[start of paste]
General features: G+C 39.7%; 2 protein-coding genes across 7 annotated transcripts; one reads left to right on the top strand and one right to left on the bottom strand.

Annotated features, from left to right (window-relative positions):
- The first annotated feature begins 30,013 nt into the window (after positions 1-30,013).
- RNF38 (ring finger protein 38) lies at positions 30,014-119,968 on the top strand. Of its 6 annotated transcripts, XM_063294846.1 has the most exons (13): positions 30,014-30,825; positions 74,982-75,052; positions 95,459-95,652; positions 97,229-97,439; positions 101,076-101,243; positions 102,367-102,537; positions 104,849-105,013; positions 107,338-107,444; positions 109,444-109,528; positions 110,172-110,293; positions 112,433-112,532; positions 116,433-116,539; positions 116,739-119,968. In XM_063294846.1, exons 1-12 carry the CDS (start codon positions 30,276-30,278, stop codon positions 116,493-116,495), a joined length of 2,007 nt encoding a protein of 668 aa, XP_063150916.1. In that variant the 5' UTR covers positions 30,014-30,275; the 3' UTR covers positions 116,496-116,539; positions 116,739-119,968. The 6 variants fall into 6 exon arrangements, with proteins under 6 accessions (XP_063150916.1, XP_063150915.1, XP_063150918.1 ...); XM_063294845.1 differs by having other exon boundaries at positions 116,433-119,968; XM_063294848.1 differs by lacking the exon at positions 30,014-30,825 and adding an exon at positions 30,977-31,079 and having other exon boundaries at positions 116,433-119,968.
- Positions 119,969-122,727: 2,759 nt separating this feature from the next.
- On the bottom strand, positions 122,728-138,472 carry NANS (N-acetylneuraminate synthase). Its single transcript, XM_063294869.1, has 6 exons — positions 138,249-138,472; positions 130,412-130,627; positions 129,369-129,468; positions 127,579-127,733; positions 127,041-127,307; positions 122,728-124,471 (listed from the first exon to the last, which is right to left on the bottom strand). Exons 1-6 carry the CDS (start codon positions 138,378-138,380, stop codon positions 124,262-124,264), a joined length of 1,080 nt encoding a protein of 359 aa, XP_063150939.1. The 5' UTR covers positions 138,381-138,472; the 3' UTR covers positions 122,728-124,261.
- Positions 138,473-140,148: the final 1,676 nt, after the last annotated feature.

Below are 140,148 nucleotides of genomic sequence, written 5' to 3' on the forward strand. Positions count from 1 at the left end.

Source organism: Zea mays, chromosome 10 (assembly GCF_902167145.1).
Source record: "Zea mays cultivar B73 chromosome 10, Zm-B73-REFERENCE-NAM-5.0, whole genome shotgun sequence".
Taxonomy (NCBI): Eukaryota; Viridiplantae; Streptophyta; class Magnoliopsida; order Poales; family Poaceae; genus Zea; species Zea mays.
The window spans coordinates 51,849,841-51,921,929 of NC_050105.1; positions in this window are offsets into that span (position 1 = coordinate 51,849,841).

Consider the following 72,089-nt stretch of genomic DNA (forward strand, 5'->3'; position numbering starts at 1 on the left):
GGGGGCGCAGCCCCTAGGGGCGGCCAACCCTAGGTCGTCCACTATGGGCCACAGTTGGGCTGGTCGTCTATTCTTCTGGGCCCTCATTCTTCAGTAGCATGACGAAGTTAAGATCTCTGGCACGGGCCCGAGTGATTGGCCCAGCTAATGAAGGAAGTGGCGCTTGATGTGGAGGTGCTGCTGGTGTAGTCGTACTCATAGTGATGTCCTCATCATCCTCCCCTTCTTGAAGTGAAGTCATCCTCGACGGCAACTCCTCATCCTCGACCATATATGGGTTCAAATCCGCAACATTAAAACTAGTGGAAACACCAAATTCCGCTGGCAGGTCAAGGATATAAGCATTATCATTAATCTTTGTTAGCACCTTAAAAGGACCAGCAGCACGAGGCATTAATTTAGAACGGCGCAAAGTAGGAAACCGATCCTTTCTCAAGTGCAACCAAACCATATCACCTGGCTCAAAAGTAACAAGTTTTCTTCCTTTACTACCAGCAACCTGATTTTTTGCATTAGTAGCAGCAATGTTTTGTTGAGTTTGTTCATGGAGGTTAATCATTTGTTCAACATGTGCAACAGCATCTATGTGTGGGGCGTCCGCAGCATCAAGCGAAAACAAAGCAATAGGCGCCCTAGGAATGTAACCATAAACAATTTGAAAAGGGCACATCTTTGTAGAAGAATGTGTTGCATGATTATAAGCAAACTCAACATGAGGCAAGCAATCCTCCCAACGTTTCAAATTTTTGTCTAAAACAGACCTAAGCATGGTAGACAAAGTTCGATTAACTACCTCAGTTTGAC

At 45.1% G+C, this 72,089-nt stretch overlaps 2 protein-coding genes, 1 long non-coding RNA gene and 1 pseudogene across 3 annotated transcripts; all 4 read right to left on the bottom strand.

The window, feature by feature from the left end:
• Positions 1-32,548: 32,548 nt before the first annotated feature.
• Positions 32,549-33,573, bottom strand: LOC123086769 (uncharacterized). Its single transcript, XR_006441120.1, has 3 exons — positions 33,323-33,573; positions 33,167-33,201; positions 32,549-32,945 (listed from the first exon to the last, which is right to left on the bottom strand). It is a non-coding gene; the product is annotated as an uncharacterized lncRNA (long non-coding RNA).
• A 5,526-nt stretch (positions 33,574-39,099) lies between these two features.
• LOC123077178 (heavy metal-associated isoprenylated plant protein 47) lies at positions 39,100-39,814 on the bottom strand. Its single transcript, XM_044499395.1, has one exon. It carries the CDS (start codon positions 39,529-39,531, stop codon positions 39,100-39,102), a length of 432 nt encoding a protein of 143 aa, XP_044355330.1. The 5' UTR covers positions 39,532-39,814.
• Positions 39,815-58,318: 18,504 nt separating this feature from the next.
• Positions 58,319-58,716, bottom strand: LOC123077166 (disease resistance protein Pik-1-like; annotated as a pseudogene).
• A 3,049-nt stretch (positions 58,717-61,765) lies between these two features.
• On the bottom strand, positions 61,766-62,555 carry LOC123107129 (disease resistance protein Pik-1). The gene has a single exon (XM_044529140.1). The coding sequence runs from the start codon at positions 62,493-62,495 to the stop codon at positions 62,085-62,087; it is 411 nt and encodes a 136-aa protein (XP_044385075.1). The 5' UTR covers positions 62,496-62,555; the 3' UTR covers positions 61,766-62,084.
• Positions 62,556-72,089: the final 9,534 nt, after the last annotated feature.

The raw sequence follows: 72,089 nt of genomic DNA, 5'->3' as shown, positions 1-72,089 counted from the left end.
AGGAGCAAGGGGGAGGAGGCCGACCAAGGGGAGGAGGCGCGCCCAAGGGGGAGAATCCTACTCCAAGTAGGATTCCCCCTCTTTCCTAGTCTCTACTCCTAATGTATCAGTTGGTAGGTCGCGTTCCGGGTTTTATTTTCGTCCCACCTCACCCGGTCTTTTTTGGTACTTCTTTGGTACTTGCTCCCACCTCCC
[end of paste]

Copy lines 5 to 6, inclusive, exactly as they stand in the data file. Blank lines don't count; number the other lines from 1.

- Positions 119,969-122,727: 2,759 nt separating this feature from the next.
- On the bottom strand, positions 122,728-138,472 carry NANS (N-acetylneuraminate synthase). Its single transcript, XM_063294869.1, has 6 exons — positions 138,249-138,472; positions 130,412-130,627; positions 129,369-129,468; positions 127,579-127,733; positions 127,041-127,307; positions 122,728-124,471 (listed from the first exon to the last, which is right to left on the bottom strand). Exons 1-6 carry the CDS (start codon positions 138,378-138,380, stop codon positions 124,262-124,264), a joined length of 1,080 nt encoding a protein of 359 aa, XP_063150939.1. The 5' UTR covers positions 138,381-138,472; the 3' UTR covers positions 122,728-124,261.